Dr. Kuno is affiliated with the Department of Veterans Affairs Health Services Research and Development Center of Excellence, Roudebush Veterans Administration Medical Center, Indianapolis. Dr. Kuno is also with the Department of Electrical and Computer Engineering, Purdue University School of Engineering and Technology, Indiana University-Purdue University Indianapolis. Dr. Hadley and Dr. Rothbard are with the Department of Psychiatry, University of Pennsylvania, Philadelphia. Send correspondence to Dr. Kuno at the Roudebush Veterans Administration Medical Center, 1481 W. 10th St., 11-H, Indianapolis, IN 46202 (e-mail: firstname.lastname@example.org).
As the practice of health care becomes increasingly more complex, incorporation of computer systems into practice presents the opportunity to enhance efficiency and effectiveness in all areas of health care (1). Computerized prescription systems are a promising technology that can reduce medication errors and improve operational efficiency and quality of prescribing (2,3,4,5).
However, despite their widely recognized benefits, actual implementation of such systems has been slow. Previous research on randomly selected hospitals in the United States in 2002 found computerized ordering systems were partially available at 6.5% of hospitals and completely available at 9.6% of hospitals (6). The National Ambulatory Medical Care Survey of office-based physicians found that when information technology was used, it was used most frequently for billing (73%) and much less frequently for maintaining medical records electronically (17%) and ordering prescriptions electronically (8%) (7).
A study of information management systems in ambulatory mental health care settings in the state of New York found that few provider agencies utilized a computer system to manage clinical care for patients (8). The reported barriers to the use of computer applications include physician and organizational resistance, as well as substandard functionality and reliability of the technology (9,10). Cost is also seen as a significant obstacle to implementing information technology in practice (11). Although computerized systems are not without problems, as seen in some studies in which they are reported to introduce errors of their own (12,13), this risk is unlikely to outweigh the other benefits of computerized systems (14).
This case report examined the cost of implementing an electronic prescription system for psychiatrists and other authorized personnel in a large public-sector mental health agency in 2004. Although the actual cost would differ across organizations, the method of determining cost on the basis of the identified categories is generalizable. Because cost is always a concern in publicly funded agencies, which are generally struggling with a high volume of patients and budgetary constraints, it is important to inform decision makers about costs associated with adding a computerized prescription component to their existing information system so they can weigh the relative costs and benefits.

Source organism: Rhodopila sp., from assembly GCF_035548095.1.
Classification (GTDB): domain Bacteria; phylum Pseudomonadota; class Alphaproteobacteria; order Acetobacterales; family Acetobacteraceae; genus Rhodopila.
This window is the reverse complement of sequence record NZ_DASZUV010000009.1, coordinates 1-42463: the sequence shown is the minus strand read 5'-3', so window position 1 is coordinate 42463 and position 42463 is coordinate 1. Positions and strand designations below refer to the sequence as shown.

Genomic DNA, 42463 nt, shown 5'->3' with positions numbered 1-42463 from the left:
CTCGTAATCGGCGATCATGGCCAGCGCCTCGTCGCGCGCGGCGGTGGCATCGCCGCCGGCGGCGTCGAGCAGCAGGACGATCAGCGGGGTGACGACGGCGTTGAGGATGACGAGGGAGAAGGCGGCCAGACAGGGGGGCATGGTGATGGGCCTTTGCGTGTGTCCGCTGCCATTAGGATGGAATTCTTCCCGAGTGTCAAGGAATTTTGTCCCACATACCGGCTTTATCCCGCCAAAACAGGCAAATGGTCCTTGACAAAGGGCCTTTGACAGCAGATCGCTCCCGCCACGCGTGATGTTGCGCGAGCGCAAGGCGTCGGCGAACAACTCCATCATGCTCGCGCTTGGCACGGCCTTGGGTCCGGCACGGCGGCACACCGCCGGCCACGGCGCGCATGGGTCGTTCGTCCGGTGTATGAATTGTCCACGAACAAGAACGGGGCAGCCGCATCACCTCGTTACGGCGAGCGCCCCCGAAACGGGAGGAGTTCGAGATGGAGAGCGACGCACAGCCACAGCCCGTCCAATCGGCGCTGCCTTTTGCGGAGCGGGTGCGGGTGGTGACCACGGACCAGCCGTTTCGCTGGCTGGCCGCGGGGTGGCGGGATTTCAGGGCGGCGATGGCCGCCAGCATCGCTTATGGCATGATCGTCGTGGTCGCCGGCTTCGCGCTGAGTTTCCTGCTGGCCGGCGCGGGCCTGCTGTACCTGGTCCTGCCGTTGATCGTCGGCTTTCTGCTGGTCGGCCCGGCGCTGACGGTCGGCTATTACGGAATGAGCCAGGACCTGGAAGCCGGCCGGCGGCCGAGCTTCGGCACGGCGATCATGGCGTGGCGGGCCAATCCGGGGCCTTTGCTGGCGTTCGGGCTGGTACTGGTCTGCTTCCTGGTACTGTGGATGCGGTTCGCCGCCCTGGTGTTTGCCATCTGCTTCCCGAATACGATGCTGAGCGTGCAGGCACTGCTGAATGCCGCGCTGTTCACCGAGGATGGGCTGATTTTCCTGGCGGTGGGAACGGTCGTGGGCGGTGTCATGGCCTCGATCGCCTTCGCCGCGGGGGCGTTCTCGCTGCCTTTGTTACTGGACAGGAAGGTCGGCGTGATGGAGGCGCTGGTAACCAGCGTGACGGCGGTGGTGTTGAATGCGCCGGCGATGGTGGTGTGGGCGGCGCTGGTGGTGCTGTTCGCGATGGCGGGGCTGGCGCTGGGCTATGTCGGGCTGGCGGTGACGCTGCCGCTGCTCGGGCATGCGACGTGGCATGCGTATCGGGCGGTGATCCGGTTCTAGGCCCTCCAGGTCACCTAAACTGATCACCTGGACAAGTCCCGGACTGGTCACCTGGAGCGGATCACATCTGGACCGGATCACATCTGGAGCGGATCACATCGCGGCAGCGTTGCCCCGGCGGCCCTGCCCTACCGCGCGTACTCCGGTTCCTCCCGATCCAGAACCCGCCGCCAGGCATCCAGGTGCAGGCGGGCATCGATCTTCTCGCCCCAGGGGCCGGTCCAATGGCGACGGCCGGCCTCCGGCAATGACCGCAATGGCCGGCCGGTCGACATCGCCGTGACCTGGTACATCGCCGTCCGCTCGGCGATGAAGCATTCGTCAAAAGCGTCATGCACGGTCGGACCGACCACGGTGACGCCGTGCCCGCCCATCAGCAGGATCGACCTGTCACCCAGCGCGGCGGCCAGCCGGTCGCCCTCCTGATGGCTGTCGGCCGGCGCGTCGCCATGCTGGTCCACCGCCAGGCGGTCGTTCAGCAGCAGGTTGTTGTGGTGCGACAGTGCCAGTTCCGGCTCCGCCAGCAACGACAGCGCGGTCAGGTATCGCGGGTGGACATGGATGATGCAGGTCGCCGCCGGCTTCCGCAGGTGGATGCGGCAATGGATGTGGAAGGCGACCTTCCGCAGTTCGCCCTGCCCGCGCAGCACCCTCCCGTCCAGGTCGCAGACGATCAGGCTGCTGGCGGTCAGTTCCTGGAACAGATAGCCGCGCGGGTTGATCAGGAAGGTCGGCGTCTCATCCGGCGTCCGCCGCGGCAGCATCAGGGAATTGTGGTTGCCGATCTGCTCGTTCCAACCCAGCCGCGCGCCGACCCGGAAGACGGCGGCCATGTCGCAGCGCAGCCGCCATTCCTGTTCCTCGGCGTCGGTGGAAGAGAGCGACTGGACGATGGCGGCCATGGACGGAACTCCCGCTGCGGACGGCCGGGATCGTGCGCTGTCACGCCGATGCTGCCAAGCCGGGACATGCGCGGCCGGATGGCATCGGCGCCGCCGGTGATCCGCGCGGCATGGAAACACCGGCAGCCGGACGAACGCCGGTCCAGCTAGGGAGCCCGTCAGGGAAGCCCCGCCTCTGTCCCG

As part of a study that looked at quality of care in relation to reducing racial disparities in mental health treatment, a computerized prescription system was implemented in four not-for-profit specialty mental health agencies in an urban setting. The number of psychiatrists working at the agencies ranged from five to ten full-time equivalents (FTEs). We chose the Web-based system that provides the ability to electronically input and track medication data and create medication orders that can be submitted electronically to the pharmacy of choice or printed locally. The system also provides clinical resources at the point of prescribing that offer extensive drug interaction information. Each agency already had its own information infrastructure for billing purposes. Because the new electronic prescribing system was Web based, agencies were required to have a computer network with an Internet connection that was fast, secure, and reliable as a prerequisite to being a study site. An electronic interface connection between the prescription system and existing management information applications needed to be installed to import information on existing patients and to continue adding information on new clients. The costs associated with the implementation process were covered by the research grant. This included the initial start-up costs, as well as monthly fees for prescribing and nonprescribing users.
This brief report describes the implementation costs at one agency with ten FTE psychiatrists for which we had information on time devoted by the management information system (MIS) personnel to implementing the computerized prescription system, in addition to cost estimates in other categories described below. A cost scenario is also presented to show how costs would vary on the basis of the number of prescribers.